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Revolution devours its children

IT was Sturmabteilung (Hitler’s Storm-troopers) commander, Ernst Rohm, who famously said revolutions usually devour their own children.


This was prophetic as he was later to become a victim of the “night of the long knives” in 1934 when he was executed on Hitler’s orders as he had become a serious potential rival.

But it is actually Jacques Mallet du Pan, an 18th century French journalist, who is credited with coining the expression.

These days we are hearing a lot about it due to dramatic events within Zanu PF as infighting, turmoil and purges envelope the party ahead of its congress next week.

The raging flames of internal strife have claimed the scalps of so many. The roll call is long: Rugare Gumbo, Callisto Gwanetsa, John Mvundura, Ray Kaukonde, Luke Mushore, Themba Mliswa, Jason Machaya, Andrew Langa, Amos Midzi, Nicholas Goche, Lazarus Dokora, Webster Shamu, Sylvester Nguni, Tendai Savanhu, Dzikamai Mavhaire, Simbarashe Mumbengegwi, Walter Mzembi, Kudakwashe Bhasikiti, Sikhanyiso Ndlovu, David Butau, Didymus Mutasa and, of course, Joice Mujuru herself, among others.

These are the names of Zanu PF children, some who fought the liberation struggle and contributed so much to the country’s development, being consumed by the vicious succession battle characterised by raw ambition, betrayal and massive clear-out.

Crystal-glazing into Zanu PF to see how events might pan out is rather difficult, particularly given the complexities of the party’s history and events on the political landscape. It is even difficult to know who will be Mugabe’s deputies even though insiders say it’s going to be Emmerson Mnangagwa and Phelekezela Mphoko.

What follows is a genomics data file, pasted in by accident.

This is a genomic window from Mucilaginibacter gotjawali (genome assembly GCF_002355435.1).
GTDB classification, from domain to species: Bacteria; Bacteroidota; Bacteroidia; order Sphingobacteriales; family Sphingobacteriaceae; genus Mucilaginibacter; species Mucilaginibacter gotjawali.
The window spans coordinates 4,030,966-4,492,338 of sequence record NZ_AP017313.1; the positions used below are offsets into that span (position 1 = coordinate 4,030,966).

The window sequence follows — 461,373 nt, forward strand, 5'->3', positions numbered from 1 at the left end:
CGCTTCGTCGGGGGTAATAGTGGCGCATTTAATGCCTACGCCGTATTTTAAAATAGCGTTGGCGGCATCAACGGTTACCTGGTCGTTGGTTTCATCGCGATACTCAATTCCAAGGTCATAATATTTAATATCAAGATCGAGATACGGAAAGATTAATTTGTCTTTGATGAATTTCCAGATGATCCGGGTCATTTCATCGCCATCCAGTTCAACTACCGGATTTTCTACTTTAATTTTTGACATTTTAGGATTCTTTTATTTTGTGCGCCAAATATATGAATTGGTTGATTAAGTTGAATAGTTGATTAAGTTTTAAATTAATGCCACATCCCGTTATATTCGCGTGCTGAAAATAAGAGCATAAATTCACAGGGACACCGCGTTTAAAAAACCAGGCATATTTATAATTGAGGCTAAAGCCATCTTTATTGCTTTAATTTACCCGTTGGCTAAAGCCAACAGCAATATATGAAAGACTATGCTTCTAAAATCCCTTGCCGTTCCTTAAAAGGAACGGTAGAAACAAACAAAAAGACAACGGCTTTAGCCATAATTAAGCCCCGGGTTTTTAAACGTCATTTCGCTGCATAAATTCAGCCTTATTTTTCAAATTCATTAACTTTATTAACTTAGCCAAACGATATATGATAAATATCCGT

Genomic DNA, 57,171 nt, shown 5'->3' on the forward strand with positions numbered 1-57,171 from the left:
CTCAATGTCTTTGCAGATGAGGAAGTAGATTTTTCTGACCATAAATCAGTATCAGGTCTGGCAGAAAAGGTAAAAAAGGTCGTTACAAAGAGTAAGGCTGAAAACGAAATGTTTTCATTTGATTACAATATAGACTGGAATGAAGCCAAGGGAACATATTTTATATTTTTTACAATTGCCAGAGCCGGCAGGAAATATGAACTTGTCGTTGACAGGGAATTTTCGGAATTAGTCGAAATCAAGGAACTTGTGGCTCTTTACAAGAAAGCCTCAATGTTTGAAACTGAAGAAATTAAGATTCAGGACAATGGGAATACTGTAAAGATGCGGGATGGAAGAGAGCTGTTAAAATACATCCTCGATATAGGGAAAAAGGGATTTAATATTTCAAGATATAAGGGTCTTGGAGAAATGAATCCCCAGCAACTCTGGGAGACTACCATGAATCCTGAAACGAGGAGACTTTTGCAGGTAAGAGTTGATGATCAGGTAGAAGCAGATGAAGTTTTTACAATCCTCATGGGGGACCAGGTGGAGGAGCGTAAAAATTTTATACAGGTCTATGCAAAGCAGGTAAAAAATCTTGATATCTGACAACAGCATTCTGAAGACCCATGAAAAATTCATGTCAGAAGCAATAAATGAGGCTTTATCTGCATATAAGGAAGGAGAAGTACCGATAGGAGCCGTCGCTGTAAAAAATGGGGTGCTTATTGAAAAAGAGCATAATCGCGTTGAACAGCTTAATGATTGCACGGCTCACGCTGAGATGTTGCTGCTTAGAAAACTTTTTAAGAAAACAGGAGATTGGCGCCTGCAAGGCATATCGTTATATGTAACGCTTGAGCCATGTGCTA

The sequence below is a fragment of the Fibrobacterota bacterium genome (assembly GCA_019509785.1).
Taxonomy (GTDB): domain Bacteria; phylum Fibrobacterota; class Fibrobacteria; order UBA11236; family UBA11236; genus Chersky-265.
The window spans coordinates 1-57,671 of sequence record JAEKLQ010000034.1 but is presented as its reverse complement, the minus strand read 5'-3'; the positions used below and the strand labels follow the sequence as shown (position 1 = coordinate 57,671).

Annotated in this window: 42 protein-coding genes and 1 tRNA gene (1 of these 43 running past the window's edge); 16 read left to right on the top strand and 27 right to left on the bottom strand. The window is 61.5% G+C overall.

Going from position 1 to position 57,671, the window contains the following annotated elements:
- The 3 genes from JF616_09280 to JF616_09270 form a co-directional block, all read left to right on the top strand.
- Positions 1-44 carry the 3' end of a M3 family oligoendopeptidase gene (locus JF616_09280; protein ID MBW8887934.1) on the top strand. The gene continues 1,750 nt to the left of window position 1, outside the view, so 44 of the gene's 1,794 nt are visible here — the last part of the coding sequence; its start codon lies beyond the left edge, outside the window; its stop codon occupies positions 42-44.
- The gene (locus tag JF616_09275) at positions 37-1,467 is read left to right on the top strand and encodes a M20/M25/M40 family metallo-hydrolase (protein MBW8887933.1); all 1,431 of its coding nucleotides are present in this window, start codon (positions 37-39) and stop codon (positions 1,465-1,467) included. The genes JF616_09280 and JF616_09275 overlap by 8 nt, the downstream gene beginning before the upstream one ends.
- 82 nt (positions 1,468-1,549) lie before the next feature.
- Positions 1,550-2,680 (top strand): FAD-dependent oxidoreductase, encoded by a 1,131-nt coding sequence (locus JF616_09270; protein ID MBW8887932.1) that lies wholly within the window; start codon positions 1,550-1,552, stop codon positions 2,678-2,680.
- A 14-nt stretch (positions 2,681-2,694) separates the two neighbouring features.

There are a lot of issues to consider in the Zanu PF succession matrix: history, political context, factionalism, regions, ethnicity and long-standing feuds, as well as personal quarrels. It’s a volatile mix of issues.

But what is clear, though, is Mugabe is the puppet-master behind the scenes.

Although he is now losing control, his residual influence allows him to run rings around his rivals using the same script different cast.

Mugabe has been uneasy with Mujuru since after he imposed her through a constitutional coup in 2004 to block Mnangagwa then. Two years down the line they fell out when the late retired army commander General Solomon thwarted Mugabe’s plans at the 2006 Goromonzi conference to extend his term by two years from 2008 to 2010 outside an election.

Then followed the epic battle between Mugabe and Gen. Mujuru which forced an extraordinary congress in December 2007. While Mugabe managed to hang onto his position by a thread under serious challenge, the die was cast.

Edgar Tekere’s 2007 memoirs exacerbated the situation.

Now Mujuru is being cut to size for breaking Robert Greene’s Law 1 in The 48 Laws of Power: Never outdo, or threaten, the master. Mugabe is using Law 15 which says “crush your enemy totally”.

Greene says all great leaders since Moses have known that a feared enemy must be crushed. If one ember is left flickering, no matter how dimly it smoulders, a fire will eventually reignite. More is lost through stopping halfway than through total annihilation: The enemy might recover, and seek revenge. So crush him/her, not only in body but in spirit. Hence, Mugabe’s ruthless actions.

We are witnessing history in motion, not least echoes of the French revolution. Revolutions do eat their children indeed; flash back to Robespierre and even Trotsky.

But to quote historian and journalist Erik Durschmied: “Revolutions are waged and decided in the minds of individuals, their cutting edge is words, not swords”.

Hopefully Mugabe and his allies will remember this.

At congress they must not forget the moment of victory is often the moment of greatest peril.

Zanu PF is devouring its own children and thus faces serious vulnerability going forward. We have not seen the last of this. After Mugabe all hell might break loose.

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